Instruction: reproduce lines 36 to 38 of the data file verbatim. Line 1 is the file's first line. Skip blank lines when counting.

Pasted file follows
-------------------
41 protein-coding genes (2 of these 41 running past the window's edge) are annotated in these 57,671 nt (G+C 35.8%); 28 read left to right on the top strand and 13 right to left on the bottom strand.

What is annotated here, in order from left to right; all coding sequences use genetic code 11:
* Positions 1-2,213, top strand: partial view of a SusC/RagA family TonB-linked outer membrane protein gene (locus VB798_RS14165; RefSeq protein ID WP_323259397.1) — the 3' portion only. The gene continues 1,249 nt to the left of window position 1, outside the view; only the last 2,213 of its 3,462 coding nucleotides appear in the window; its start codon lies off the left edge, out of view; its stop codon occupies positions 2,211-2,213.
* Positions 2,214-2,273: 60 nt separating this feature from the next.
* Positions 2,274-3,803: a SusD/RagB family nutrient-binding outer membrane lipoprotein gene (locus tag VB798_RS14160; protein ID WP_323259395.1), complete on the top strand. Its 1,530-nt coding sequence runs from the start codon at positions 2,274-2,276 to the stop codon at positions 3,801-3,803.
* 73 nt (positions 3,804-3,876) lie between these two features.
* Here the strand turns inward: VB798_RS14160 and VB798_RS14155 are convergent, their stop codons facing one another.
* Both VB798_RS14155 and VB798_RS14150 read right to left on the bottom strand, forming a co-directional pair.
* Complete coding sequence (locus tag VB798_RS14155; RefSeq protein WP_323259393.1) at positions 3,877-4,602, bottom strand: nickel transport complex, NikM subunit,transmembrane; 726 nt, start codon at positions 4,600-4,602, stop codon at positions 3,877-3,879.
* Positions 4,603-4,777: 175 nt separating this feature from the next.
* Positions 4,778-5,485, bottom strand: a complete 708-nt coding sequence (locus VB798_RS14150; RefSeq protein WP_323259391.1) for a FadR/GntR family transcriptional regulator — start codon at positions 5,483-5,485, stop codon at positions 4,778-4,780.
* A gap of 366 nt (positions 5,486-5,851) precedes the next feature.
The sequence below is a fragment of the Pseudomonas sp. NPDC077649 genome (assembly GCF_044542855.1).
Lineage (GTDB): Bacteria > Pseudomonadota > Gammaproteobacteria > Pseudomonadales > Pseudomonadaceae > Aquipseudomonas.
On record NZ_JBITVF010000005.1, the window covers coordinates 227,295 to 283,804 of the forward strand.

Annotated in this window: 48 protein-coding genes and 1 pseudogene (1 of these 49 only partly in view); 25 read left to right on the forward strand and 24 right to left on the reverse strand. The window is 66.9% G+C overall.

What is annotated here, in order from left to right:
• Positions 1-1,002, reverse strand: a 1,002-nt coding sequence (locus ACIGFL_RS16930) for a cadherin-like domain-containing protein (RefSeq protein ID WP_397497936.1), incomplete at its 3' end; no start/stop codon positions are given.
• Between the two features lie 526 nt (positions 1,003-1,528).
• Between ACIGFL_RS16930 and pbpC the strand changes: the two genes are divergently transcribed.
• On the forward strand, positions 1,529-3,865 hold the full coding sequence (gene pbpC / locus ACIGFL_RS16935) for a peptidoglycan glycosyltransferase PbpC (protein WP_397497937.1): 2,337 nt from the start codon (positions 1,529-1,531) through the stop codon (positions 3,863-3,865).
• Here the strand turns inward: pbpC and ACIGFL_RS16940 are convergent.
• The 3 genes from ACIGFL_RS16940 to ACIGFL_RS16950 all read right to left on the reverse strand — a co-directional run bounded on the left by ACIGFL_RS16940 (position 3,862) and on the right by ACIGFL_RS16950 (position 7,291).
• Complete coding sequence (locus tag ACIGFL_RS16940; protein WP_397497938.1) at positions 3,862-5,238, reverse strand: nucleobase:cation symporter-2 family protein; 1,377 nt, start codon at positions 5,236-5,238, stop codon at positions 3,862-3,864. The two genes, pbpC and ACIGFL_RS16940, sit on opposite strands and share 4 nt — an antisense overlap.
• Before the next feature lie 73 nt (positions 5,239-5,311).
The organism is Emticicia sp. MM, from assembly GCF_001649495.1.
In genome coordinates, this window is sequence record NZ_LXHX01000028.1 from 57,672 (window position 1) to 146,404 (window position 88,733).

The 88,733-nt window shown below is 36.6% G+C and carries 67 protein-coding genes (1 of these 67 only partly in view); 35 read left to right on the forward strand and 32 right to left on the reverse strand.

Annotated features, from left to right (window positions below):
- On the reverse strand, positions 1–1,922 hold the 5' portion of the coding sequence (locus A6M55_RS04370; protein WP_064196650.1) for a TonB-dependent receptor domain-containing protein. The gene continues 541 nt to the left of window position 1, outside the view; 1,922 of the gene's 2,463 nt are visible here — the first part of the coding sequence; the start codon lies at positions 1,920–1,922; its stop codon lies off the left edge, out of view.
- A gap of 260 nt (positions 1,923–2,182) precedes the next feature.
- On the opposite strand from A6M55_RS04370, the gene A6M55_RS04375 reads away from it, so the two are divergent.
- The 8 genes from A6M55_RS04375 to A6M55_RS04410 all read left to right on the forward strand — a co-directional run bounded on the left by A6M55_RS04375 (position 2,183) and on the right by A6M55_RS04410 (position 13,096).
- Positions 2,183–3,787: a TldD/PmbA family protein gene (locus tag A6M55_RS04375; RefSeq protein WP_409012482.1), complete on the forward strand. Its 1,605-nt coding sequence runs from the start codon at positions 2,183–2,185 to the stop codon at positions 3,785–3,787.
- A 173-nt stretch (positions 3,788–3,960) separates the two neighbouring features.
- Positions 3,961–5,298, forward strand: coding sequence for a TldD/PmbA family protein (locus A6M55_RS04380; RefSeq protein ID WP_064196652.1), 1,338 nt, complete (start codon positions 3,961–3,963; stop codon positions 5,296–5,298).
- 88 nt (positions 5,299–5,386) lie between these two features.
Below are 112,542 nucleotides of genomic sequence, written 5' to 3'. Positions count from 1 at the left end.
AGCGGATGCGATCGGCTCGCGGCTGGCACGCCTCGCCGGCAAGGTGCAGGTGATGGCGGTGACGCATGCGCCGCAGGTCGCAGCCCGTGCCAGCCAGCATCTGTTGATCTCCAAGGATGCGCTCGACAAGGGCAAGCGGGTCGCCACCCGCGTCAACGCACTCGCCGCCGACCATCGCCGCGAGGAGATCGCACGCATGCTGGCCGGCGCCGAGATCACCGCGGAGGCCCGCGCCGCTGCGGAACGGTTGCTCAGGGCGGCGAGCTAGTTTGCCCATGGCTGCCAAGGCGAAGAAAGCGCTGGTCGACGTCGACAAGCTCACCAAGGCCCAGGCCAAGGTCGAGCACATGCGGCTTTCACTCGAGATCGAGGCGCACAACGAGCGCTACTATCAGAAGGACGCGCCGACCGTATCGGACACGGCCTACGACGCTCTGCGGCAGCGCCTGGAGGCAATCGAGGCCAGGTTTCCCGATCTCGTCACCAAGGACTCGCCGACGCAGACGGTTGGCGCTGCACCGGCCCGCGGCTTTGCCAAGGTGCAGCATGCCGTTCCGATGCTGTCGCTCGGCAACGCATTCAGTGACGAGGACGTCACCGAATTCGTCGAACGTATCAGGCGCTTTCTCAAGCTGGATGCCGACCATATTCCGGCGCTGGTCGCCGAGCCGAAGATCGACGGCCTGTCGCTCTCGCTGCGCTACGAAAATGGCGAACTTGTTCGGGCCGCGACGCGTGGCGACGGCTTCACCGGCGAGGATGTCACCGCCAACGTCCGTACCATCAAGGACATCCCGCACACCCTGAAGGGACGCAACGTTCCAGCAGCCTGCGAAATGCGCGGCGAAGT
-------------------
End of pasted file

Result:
- Positions 3,961–5,298, forward strand: coding sequence for a TldD/PmbA family protein (locus A6M55_RS04380; RefSeq protein ID WP_064196652.1), 1,338 nt, complete (start codon positions 3,961–3,963; stop codon positions 5,296–5,298).
- 88 nt (positions 5,299–5,386) lie between these two features.
Below are 112,542 nucleotides of genomic sequence, written 5' to 3'. Positions count from 1 at the left end.